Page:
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Posted on: April 5, 2021

Duck's Maple Farm Named March 'Place'

syrup

It’s maple season in the Laurel Highlands. To mark the occasion, Duck's Maple Farm of Normalville is being featured in this month's edition of Fayette County's Faces and Places series.

Uniontown, PA – It’s maple season in the Laurel Highlands. That means maple farmers are harvesting the sweet sap from their trees and turning it into rich, delicious syrups. 

Most of the maple farms in the Laurel Highlands are in Somerset County, but a small, family farm in Normalville has the distinction of being the only licensed maple farm in Fayette County. 

Duck’s Maple Farm, owned by Donald “D.J.” and Sherry Hess, is the Fayette Faces and Places selection for March. The syrup-making business began as a hobby for D.J. during the winter months, when he was laid off from his job.

“I worked heavy construction,” he said. “Back in the early ‘80s, we were usually laid off around Thanksgiving, and we never went back until mid-March.” 

While he had some free time, D.J. began tapping a few trees and cooking up small batches of maple syrup on a little Coleman stove. His father, nicknamed Duck, loved the syrup and encouraged him to start a business. Duck passed away in 2000, but upon his retirement in 2013, the idea came to D.J. again. 

“I retired in 2013, and Sherry said, ‘What are you going to do?’” D.J. said. “I said, ‘I’m going to make syrup.’” 

The syrup-making venture started with just a few trees but grew into hundreds, some fitted with multiple taps. 

“We tap every year,” D.J. said. “The lines stay up. We have probably 1,800 to 2,000 taps. Most of the trees have one, some have two, and a few big ones have three.” 

The Hesses started out using gravity flow to get the sap to the tanks, but these days, everything is a bit more high-tech. 

“I have a pump that can run the whole woods,” D.J. said. “When you’re cooking, you don’t have time to go down and empty tanks.” 

The Hesses also use an evaporator and a reverse osmosis machine to speed the cooking process and reduce the amount of firewood needed. A filter press removes impurities. 

According to the farm’s website, it takes about 50 to 70 gallons of sap to produce one gallon of maple syrup. 

Sherry said the Hesses produce their syrup in February and March and sell it throughout the year, both from the farm and through various retail outlets, including G&D Market, Leeper Meats, and Mountain View Acres in the mountain areas and Youghiogheny Holistic Living in Connellsville.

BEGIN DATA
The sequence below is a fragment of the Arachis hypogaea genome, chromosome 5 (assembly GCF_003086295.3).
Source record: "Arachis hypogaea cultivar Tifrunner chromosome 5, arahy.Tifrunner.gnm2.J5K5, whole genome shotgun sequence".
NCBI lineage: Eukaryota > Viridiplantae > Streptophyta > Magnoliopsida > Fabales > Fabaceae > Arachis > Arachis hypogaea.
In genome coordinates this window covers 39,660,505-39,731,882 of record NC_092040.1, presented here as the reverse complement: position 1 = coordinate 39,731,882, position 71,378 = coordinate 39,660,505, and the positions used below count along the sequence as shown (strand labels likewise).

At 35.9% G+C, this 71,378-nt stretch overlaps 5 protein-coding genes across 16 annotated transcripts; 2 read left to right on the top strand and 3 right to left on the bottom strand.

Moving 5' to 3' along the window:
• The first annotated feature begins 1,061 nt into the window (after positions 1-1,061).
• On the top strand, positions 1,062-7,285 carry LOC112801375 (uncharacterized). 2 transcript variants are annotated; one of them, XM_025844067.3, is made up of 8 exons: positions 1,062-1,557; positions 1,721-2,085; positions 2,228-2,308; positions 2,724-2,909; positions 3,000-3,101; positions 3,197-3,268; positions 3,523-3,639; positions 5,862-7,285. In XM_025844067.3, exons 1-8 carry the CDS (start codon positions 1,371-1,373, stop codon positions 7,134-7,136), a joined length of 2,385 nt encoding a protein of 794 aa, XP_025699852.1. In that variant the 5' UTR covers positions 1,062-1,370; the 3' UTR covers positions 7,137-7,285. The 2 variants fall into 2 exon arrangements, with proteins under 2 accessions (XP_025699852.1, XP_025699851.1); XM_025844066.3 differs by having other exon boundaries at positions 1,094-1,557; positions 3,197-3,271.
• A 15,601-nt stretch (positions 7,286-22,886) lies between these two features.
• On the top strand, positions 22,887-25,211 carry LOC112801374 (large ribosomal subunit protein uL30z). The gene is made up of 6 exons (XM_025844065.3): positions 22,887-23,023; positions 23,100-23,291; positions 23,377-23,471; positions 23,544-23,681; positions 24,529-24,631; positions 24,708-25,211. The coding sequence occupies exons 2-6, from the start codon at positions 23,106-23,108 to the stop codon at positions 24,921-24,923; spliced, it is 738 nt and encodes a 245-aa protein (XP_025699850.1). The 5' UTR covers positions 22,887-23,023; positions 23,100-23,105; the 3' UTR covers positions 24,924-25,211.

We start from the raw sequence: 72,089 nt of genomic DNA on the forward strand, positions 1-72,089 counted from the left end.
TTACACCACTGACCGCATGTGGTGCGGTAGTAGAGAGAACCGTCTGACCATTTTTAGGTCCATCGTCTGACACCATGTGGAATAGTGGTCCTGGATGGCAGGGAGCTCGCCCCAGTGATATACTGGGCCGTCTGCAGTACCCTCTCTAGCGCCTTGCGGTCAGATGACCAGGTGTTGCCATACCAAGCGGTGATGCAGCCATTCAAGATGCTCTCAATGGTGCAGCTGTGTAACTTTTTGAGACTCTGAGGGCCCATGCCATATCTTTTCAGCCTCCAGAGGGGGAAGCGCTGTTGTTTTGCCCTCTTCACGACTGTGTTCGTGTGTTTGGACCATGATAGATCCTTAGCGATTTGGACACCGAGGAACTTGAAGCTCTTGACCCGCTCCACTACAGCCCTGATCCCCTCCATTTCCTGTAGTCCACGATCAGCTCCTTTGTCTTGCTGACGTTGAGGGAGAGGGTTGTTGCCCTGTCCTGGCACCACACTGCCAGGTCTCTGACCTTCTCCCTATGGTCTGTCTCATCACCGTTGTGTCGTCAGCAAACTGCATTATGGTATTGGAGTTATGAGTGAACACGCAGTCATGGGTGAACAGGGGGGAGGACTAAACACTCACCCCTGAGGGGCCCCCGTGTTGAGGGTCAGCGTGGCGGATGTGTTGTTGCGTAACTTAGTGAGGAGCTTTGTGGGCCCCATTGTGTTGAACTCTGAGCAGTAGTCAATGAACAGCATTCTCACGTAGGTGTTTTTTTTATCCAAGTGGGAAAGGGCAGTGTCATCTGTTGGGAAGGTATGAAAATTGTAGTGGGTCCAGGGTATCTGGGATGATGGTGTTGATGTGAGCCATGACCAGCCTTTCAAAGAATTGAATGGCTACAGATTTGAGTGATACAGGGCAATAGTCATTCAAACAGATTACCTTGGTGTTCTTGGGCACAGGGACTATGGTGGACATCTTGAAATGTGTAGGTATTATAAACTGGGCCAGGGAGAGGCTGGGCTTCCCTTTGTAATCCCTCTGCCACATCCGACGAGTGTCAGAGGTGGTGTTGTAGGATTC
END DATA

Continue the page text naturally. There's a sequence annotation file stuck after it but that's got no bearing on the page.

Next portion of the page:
The Hesses also sell their products at Ligonier Farmers Market every other week, Syrup lovers can choose from the light, amber syrup or a darker, more robustly flavored variety. Recently, the Hesses also developed a syrup that was aged in a bourbon barrel for a dark syrup with a hint of bourbon flavor. Duck’s Maple Farm also produces maple candy and a maple cream spread, as well as maple-coated cashews, walnuts and peanuts. 

“We sell most of it out of the house,” Sherry said. “We made 600 gallons last year, and we only had 40 gallons left, even considering COVID.” 

Featuring Duck’s Maple Farm in this month’s edition of Fayette Faces and Places seems especially fitting considering each March National Ag Day is celebrated across the country. Fayette County is deeply rooted in agriculture and proud to celebrate local farmers. 

To learn more about Duck’s Maple Farm, visit www.ducksmaplefarm.com or follow them on Facebook. 

To learn more about Fayette County, visit www.FayetteCountyPA.org. 

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This communication is part of the Fayette County PR Initiative, which is funded through the 2016 Fayette County Local Share Account (LSA) in cooperation with the Fayette County Board of Commissioners, Fayette Chamber of Commerce, The Redevelopment Authority of the County of Fayette, The Redstone Foundation and other partners. This funding has been designated for the continued promotion and marketing of Fayette County, PA. 

For more information, contact Kristi Rooker Kassimer, Public Relations Specialist, at 412-691-0262, kkassimer@fayettecountypa.info or Jamie Rankin, Journalist, at 724-434-4486, jamierankin13@gmail.com.

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